By Mickey Dubrow
My brother-in-law is a big sports fan. Me, not so much. Recently, he asked me, “In baseball, do you know what they call one ball, two strikes? A Mickey Dubrow.” He laughed and then apologized. There was no need. It was a good joke. I had had testicular cancer and one of my testicles had been removed. I was lucky. I had a type of cancer that is highly curable, and once the tumor was taken out, I was cancer free.
I was also lucky to have a damn good doctor. I remember the first time she checked my testicles for lumps. As she pulled on her rubber gloves and sat on the stool in front of my naked lower half, she said, “This is the part we both hate.” In my head—let me repeat that—in my head, I replied, “I don’t know, I kind of like it.” But out loud, I said nothing because she was my doctor and you don’t say stupid shit like that to your doctor.
During a yearly physical, my damn good doctor noticed that one of my testicles was larger than the other. You’d think that would be something I would notice, but it went right by me. She arranged for me to see a urologist. The urologist ordered a scan that showed that the inflation was caused by a tumor. The only way to find out if the tumor was cancerous was to remove it. I asked if there was any other way to find out, because what if they took it out and it was just fine? I didn’t want to lose a ball for nothing. The urologist assured me that there was no other way.
I worried that the surgery would damage my sex drive. I knew that I only needed one testicle to continue having a normal sex life, but sexual desire is as much mental as physical. I was afraid that I would convince myself that the surgery had destroyed my sex life.
My sex life is completely vanilla, but I’m one of those guys who thinks about sex a lot. Like all the damn time. I read stories with lots of sex in them. I write really good sex scenes. One of my life goals as a young man was to be a good lover. Let other men climb mountains. Pleasing my sex partners was my Mount Everest.
Men are supposed to have sex on the brain all the time, except when they’re thinking about sports. Since I’m not into sports, I have extra time to think about sex. I’m not quite Portnoy and I have no complaints, but my sex drive is part of who I am.
How sex obsessed am I? Just about every woman I look at, I imagine what she looks like naked. I don’t include underage girls and the very elderly, but every other female is fair game. In fact, if you’re a woman reading this essay, I’m imagining what you look like naked reading this essay.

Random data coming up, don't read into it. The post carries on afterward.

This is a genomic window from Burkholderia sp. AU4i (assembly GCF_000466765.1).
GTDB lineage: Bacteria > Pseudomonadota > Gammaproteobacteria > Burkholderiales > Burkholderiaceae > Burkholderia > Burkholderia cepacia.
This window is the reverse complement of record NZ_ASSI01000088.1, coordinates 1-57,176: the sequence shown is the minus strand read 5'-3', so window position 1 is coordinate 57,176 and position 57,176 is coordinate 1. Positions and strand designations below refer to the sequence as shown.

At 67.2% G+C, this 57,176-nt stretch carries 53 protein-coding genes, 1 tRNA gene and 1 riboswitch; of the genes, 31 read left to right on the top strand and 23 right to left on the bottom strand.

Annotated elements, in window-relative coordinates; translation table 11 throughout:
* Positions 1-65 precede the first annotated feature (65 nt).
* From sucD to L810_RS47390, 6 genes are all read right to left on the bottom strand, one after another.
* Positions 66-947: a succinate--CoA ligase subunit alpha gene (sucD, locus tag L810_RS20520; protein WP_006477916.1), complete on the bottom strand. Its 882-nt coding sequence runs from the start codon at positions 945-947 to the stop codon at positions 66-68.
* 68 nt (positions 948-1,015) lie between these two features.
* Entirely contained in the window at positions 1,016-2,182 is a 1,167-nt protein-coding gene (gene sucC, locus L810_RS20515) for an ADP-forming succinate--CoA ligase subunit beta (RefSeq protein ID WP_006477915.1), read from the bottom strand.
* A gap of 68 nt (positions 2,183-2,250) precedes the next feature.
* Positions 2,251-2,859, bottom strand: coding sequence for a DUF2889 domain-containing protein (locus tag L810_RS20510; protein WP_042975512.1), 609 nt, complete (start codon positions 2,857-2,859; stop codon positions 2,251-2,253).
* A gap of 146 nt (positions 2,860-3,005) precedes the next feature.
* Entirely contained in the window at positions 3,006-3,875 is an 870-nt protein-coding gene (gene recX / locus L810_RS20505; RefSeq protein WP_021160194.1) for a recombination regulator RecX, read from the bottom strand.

I’ve never been ashamed or embarrassed by my obsession with sex. I have never understood the argument that sex was only for procreation. Animals have sex for procreation only. Humans have sex for all kinds of reasons: recreation, expression, stress reduction, revenge, etc. Having sex for fun is what elevates humans from mere animals.
The cancer surgery went well. Afterwards, the urologist met with my wife and me. He told us that the tumor was malignant, but Stage 1A which meant that once the tumor was removed so was the cancer. It was an odd moment, to find out in the same sentence that I had cancer and that I no longer had cancer.
My wife and I waited until I had healed from the surgery before we attempted having sex. We moved slowly. She did most of the work, handling me gently, and with loving kindness. As I approached orgasm, fear gripped me. What if something went wrong? There was nothing to substantiate my fear, but fear is often irrational. The orgasm did happen and I felt tremendous relief. The last time I felt this emotional during sex was the first time I had slept with my wife. I knew that something more than sex had taken place.
Most days I forget that I only have one testicle. I’m not sure why anyone would dwell on it, even someone as sex obsessed as myself. You work with the tools you have.
Before the surgery, I thought of myself as invincible when it came to my health. Even though I was in my mid-fifties, I believed that my body would always bounce back from any disease and from the abuse I’d put my body through with too many drugs, too much alcohol, and generally not taking care of myself.
The surgery didn’t destroy my sex life, but I was convinced that I came out of it with two strikes against me. The first strike was the realization that my body was no longer invincible. The second strike was the realization that my body was aging. As I get older, my body won’t be able to ward off disease as easily and eventually age may dampen my sexual desire. This all sounds terribly depressing, but I’m not worried. In baseball, a batter with one ball and two strikes still has a chance to score.
MICKEY DUBROW has been an award winning television promotions writer/producer for major cable networks for over twenty years. His essays have appeared in Creative Loafing, The Atlanta Jewish Times, Prime Number Magazine, and McSweeney’s Internet Tendency. Under the pen name, Allan Kemp, he is the author of the Black Phoenix urban fantasy series.